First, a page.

A room with a view: a non-tech explanation of containers and Kubernetes
March 17 2021
by Owen Rogers, William Fellows
Virtualization, containers and Kubernetes are big topics in tech, but the differences aren't always clear. Here, we present a simple analogy to aid understanding for a non-tech audience, and consider the role of these topics in a multicloud future.
The 451 Take
Containers are now a fundamental component of IT infrastructure: 53% of enterprises have at least some adoption today, with just 5% having no plans to implement, according to 451 Research in 2020. Meanwhile, 43% of enterprises are using Kubernetes to, at least at some level, to manage their IT estates. The crucial benefit of containers is that applications can be decomposed into self-managed components that can live for as long or short as needed, depending on the demand at that time. These components can be updated independently across many physical servers without needing to rebuild the whole application, and components can be shared by multiple applications.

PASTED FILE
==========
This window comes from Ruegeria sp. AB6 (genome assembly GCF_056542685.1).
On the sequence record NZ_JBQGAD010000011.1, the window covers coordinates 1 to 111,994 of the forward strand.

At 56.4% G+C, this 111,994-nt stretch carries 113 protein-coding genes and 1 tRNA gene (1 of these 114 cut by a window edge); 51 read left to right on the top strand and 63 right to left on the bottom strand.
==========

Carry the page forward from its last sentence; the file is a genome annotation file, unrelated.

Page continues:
Orchestration platforms such as Kubernetes perform management of containers across many hosts, duplicating containers when needed to handle more requirements, and then scaling back down to save resources when not needed. Because of this, they are a logical enabler of multicloud applications. Being able to update and scale apps so users are always getting the best experience can make the difference between winning business and losing opportunities. In the post-COVID-19 era, the online experience has never been more important.
Imagine a building with a number of floors – this represents a server in our analogy. An owner rents it out to a single tenant, but the tenant must pay a lot of rent for the whole building, even though they don't use it all. The landlord is only able to collect rent from a single person.